Midsommar is among the more overtly allegorical of the cult horror films. Not only is it the story of a hellish trip to a paganist ritual by a group of young outsiders, but it is also so clearly the story of a relationship on the rocks, ready to break open like a body plummeting from a cliffside. Throughout Midsommar, the relationship between Dani (Florence Pugh) and Christian (Jack Reynor) is gradually picked apart over the course of the nine-day celebration, culminating in a fiery conclusion to a dying relationship.

From the start, Dani and Christian’s relationship appears to be dead and cold. The audience is introduced to them in the winter, already complaining to their friends about the other, but neither having the backbone to end the relationship. Their dynamic is one of dominance and submission, with Christian often minimizing Dani’s feelings and shifting the blame for their problems squarely on her. The first fight we see between them, regarding Christian not telling Dani about the trip to Sweden, Dani is rightfully upset, but Christian shuts down, causing Dani to place the blame on herself and not on him.

The couple’s arrival at Hårga only demonstrates the growing divide between them. Day by day, Christian drifts away from Dani, as she struggles with her own grief and inability to be honest with herself. He even forgets her birthday, but she forgives him anyway. As things start to get suspicious, however, Dani grows more and more concerned, and Christian drifts further and further away, only caring about himself. As the days continue, Dani sees something deeper in the rituals that seem to speak only to her.

The rituals throughout Midsommar speak to Dani as they unearth her own developing sense of self-worth and advocacy. The second ritual, seen in the Director’s Cut, showcases a young girl about to be thrown into the water to be drowned in order to appease the gods, a rock placed on her chest to ensure she sinks. It is only when Dani steps forward to stop it that the girl is spared. This is Dani’s first step towards self-actualization. She calls out the injustice of having another woman let a crushing weight drag her down to her destruction.

The people of Hårga present a kind and welcoming community for Dani. The friend who brought the group there in the first place, Pelle, is a genial guide to ingratiating Dani into a world that rushes to the aid of those in pain. He is the only one of Christian’s friends (including Christian) to really check in on how Dani is. This reflects on the deeply empathetic nature of the community he was raised in. All the citizens of Hårga echo the suffering of those who cry out. They help shoulder the burden, indicating that they are not alone in their suffering and their recovery.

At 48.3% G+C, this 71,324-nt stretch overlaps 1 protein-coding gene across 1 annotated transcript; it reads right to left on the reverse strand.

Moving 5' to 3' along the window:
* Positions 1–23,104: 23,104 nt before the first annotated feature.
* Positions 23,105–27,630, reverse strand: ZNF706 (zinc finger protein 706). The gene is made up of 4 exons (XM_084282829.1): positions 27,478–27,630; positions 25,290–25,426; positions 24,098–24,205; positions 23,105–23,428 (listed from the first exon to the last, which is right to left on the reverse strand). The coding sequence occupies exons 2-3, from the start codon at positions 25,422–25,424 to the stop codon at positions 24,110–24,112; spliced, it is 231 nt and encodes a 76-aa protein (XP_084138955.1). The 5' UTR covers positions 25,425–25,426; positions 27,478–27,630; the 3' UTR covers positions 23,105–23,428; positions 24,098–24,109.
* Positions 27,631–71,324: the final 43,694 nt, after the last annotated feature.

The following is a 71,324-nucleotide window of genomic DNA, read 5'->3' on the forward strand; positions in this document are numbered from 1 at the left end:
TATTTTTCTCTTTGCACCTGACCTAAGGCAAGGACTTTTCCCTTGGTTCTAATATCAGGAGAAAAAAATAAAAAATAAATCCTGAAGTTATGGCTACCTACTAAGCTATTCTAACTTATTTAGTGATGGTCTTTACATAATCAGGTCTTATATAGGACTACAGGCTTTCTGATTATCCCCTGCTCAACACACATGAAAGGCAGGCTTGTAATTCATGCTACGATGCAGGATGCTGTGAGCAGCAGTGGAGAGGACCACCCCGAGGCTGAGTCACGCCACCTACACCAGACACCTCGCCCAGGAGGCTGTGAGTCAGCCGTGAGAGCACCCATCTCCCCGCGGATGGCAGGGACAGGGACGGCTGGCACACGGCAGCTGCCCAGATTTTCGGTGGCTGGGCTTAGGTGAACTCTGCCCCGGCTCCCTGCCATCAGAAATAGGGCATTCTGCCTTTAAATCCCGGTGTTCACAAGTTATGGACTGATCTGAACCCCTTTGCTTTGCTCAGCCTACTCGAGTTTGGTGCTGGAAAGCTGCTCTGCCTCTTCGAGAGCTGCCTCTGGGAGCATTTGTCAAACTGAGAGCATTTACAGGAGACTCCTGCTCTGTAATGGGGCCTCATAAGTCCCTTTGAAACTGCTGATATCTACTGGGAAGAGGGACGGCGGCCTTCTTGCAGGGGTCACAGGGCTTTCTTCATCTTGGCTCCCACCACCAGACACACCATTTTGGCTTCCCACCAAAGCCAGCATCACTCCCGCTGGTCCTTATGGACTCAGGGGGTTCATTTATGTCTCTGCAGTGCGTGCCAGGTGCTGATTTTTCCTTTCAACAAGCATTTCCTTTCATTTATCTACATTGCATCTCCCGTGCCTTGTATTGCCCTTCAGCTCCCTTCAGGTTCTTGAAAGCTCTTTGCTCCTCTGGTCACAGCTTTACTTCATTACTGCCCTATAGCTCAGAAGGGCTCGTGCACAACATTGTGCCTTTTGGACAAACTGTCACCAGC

Once Dani is crowned May Queen, she is fully accepted into the community and no longer the outsider. Instead of sitting off to the sidelines with Christian, she sits at the head of the table. She is Queen for the day, but thankfully she’s the one spared this time, now making the final judgment call for sacrifice. When faced with the choice to either sacrifice Christian or someone from Hårga, she chooses to sever her ties with the man who has caused her nothing but suffering and choose the people who have reminded her that she is someone worth loving.

Midsommar is a film exploring the horrific feeling of getting your heart smashed into pieces. Aster said he sought to create “a breakup movie that felt as cataclysmic as a breakup feels,” and the finale of Midsommar is as cataclysmic as it gets. As Dani watches the temple burn with Christian inside, she is finally taking control of her own life, embracing a community that actually cares about her. With that final acceptance, she can finally be at peace.

The cult horror film’s endurance as a beloved subgenre of horror is due to its unconventional approach compared to its counterparts. It presents a very singular and unique world that it eases the viewer into while unnerving them at the same time. The cult horror film keeps the viewer engaged through its slower pacing by providing rich thematic through lines, stark symbols, and an often unforgiving and unforgettable finale.

The cult horror film is not for all lovers of the genre, but it is one of the most fascinating and delicate subgenres out there. They are the films that stick with you longer than most, even though you don’t want it to. They burrow themselves deep, keeping you up, making you feel like a beetle going ‘round in circles, slowly becoming more and more entrapped until it’s too late.

The House of the Devil, Hereditary, and Midsommar are all available to stream on Amazon Prime. The Wicker Man is available to stream on Criterion Channel. Kill List is available to rent wherever you rent your movies!